Experimental and clinical evidence has been accumulated to indicate that elevated plasma asymmetric dimethylarginine (ADMA) levels can be regarded as a marker of endothelial dysfunction that mediates cardiovascular morbidity by impairing NO-dependent vascular reactions; therefore, it may have a role in the cardiopulmonary adaptation of the neonate. The present study was undertaken to investigate the perinatal NO metabolism by measuring L-arginine, the NO synthase substrate, ADMA, the endogenous inhibitor of NO synthase, and symmetrical dimethylarginine (SDMA), the biologically inactive L-arginine metabolite in umbilical venous and arterial plasma and in peripheral plasma of the neonate. Measurements were done in ten healthy pregnant women at term delivery and in their newborn infants on the second day of life by using liquid chromatography-mass spectrometry method. It was demonstrated that cord blood L-arginine, ADMA, and SDMA levels were markedly elevated with a moderate, but consistent veno-arterial difference suggesting that they are mainly generated by the placental endothelium. L-Arginine and ADMA levels were found to fall significantly (p < 0.001) by the second postnatal day, whereas SDMA remained unaltered. This finding indicates accelerated enzymatic ADMA elimination and reduction in the inhibition of NO-synthase activity. It is concluded that ADMA may play a role in the control of feto-placental circulation and the circulatory adaptation of the neonate.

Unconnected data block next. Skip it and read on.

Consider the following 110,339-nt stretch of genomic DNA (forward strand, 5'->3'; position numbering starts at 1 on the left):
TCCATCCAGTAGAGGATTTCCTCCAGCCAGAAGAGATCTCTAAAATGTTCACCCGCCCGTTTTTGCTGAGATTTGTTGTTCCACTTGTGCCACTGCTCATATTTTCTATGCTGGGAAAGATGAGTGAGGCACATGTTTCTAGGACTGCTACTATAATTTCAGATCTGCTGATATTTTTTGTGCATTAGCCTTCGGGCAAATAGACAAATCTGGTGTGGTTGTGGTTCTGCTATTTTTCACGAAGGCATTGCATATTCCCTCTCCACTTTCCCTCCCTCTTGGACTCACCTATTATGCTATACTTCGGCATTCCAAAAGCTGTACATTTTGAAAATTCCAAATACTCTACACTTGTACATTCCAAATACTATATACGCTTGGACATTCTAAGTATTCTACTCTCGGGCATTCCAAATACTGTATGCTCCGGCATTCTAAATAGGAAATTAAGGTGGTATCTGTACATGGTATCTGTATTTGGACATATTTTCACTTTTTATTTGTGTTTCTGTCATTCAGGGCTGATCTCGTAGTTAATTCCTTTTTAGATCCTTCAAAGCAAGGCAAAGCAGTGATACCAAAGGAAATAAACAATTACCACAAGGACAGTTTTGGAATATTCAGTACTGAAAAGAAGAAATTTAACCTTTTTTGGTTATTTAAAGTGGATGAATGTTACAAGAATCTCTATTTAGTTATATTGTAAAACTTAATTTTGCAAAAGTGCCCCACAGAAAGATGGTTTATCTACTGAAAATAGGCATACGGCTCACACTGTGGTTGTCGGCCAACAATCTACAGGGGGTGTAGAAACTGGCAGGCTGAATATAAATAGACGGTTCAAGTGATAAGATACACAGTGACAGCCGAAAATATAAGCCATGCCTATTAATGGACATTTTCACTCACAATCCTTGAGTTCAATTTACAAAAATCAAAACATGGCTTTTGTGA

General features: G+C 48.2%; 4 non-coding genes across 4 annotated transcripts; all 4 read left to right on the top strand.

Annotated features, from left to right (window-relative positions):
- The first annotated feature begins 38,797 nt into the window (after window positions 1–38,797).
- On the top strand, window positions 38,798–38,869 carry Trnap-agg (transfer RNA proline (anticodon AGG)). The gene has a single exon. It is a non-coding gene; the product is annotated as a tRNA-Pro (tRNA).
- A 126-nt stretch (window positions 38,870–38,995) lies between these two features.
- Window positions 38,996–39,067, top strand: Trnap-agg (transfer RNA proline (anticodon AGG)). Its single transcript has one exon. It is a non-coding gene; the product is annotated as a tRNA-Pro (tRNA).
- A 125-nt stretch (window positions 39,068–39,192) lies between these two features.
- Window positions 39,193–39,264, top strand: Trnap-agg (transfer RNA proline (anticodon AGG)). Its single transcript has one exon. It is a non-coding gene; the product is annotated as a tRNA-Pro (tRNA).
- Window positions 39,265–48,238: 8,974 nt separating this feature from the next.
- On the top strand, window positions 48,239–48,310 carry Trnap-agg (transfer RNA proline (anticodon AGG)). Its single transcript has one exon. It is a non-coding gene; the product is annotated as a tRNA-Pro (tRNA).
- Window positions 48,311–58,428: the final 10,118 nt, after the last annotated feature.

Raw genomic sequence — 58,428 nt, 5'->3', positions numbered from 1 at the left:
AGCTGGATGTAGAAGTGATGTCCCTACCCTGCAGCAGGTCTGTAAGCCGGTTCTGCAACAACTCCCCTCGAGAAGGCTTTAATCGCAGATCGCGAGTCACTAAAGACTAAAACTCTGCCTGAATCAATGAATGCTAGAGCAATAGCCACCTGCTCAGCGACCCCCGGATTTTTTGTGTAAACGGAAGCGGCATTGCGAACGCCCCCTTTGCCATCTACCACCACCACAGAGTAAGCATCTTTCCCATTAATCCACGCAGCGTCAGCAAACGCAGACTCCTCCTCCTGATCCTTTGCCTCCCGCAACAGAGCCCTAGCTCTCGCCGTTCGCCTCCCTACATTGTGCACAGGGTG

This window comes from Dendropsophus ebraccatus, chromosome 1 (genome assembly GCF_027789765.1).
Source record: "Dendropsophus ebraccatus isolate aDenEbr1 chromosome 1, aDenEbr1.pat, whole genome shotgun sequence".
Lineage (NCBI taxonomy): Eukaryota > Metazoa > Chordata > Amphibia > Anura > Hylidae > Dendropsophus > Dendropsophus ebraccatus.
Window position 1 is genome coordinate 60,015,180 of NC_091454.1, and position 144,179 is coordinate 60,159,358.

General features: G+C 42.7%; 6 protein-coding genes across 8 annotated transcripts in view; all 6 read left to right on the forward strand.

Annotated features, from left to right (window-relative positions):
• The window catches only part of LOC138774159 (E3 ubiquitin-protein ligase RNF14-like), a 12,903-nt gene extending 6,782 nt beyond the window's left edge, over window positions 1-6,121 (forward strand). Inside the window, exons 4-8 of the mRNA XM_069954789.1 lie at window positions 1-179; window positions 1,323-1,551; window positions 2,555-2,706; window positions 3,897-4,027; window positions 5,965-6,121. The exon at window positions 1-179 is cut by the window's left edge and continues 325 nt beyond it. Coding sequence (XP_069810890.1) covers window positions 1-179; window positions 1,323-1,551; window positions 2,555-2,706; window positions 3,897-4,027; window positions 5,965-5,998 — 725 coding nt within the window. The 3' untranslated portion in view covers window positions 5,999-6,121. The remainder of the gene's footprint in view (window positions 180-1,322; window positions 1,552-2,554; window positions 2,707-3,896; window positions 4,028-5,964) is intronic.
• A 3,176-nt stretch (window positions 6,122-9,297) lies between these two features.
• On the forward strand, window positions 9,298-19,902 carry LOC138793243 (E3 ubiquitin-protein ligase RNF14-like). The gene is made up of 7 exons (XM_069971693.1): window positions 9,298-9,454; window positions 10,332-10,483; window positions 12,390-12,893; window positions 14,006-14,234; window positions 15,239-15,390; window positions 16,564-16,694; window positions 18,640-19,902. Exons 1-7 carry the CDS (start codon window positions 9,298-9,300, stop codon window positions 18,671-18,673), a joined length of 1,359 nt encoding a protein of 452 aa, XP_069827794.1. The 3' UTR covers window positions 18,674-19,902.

ASJC Scopus subject areas
- Pediatrics, Perinatology, and Child Health
- Developmental Biology